We know that real learning occurs through engagement in and reflection on challenging experiences, so Shopping Channel TV was born.
Added on 15 February 2017 by Rachel Sceats
David Kolb said, “learning is the process whereby knowledge is created through the transformation of experience”. What did he mean? That learning involves the acquisition of abstract concepts which can be applied to a range of situations, and then the drive for the development of new concepts is provided by new experiences. He developed a four-stage learning cycle which can be entered at any point, but maximum learning comes when all four stages are experienced:
Ashridge research into Learning Transfer backs this up; it shows that:
Learning through experience is a valuable process in preparing people for future leadership challenges
Real learning occurs through engagement in challenging experiences, and later reflection on those experiences
Learning by experience is a valuable vehicle for development, but to have long-lasting effects they need to be emotionally charged. Emotional experiences are retrieved more reliably from memory than neutral events
We challenge, stretch and take people out of their comfort zone, in a supportive way. Activities and simulations are designed to trigger the stress response, to get people to perform in the moment and learn from the experience.
Shopping Channel TV
At the beginning of 2016 we had been experimenting with a few ideas for a new day-long live simulation for Ashridge, so when a client came to us asking for something that was fun, engaging, challenging and that would bring the group’s learning to life, we knew we had our starting point, and a deadline!
The participants on the program were going to be primarily from sales and marketing teams so we wanted to create something that was relevant for them. The simulation design is based on the idea of a shopping channel. The teams, headed up by the executive team, have to create concepts, then infomercials, then advertise and sell, live on air, certain products. In addition, they must deploy a social media team to promote the channel and those products via Facebook and Twitter accounts that have been designed specifically for the simulation, whilst potential customers are interacting regularly with them.
The simulation starts with an evening briefing, including ‘how to’ sessions on areas such as the key components of a TV show and the importance of social media for organizations today. Early the following morning the group had decided on roles and which products they were going to be selling. The executive director started with a motivational introduction and then the real work began.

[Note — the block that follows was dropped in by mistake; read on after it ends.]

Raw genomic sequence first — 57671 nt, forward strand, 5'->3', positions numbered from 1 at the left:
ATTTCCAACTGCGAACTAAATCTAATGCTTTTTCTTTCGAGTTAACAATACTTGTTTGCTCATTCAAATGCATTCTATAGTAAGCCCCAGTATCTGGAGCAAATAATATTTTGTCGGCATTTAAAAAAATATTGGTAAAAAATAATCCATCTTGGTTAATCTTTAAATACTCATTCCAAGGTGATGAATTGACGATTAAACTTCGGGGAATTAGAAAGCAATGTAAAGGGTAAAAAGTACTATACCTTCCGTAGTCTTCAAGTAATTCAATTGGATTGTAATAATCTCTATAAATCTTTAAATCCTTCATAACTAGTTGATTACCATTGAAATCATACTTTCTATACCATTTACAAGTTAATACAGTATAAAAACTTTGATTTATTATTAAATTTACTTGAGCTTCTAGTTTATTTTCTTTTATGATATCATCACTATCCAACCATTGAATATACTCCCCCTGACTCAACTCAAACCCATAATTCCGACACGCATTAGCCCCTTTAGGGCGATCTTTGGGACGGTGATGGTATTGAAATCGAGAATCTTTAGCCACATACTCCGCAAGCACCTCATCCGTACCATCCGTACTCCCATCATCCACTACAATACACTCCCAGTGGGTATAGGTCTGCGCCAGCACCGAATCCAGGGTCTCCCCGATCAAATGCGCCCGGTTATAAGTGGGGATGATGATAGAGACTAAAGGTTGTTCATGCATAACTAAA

With production teams working hard to film and edit their work, the presenters getting ready to go live on air, the market research teams pulling together knowledge of the products and the social media teams working with some tough prospective customers, the atmosphere was intense, fun and high spirited.
As the time of the live show got closer and closer, the pressure was on the whole team to make sure that everything was ready, that the studio team knew what they were doing, they had the set sorted, camera crews ready and lighting under control. Timing was down to the wire, was the editing going to be completed in time? They had a huge amount of responsibility and not much time to do it.
Go live time arrived, were they ready? Then it started. Fun, entertaining, informative and a huge success, the 30-minute show was better than anyone had hoped.
But why do all this, why spend a day working towards, and creating a live television shopping channel? How does this in anyway relate back to the participants’ work environment?
To be successful, this project required strong team work and effective and clear communication. Each person was encouraged to take a role that would stretch them and build on the learning that they had taken from completing a psychometric assessment during an early part of the program.
Most of the group took a role where they were learning something new, working with new people and would be challenged. The resulting pressure caused some challenges for the team but equally highlighted the importance of support, motivation, team work, leadership, strengths in a team, working under pressure and dealing with difficult situations. Not forgetting the added element of marketing the product and dealing with the impact on the brand from social media channels.
Sona Sherratt, a member of faculty at Ashridge and key person in enabling this new simulation to become reality said: ‘This was experiential learning at its best - think QVC meets Facebook! Shopping Channel TV was a highly impactful program bringing together many aspects of learning needs for the modern leader. Participants were engaged and passionate in front of cameras, in the gallery and behind the scenes throughout the day creating footage which culminated in an electric 'live show’. It provided the ultimate opportunity for learning through experience.’
To find out how Shopping Channel TV could work for your organization’s development, please do get in touch: email@example.com
Or take a look at our unique experiential program The Leadership Experience: Leading on the Edge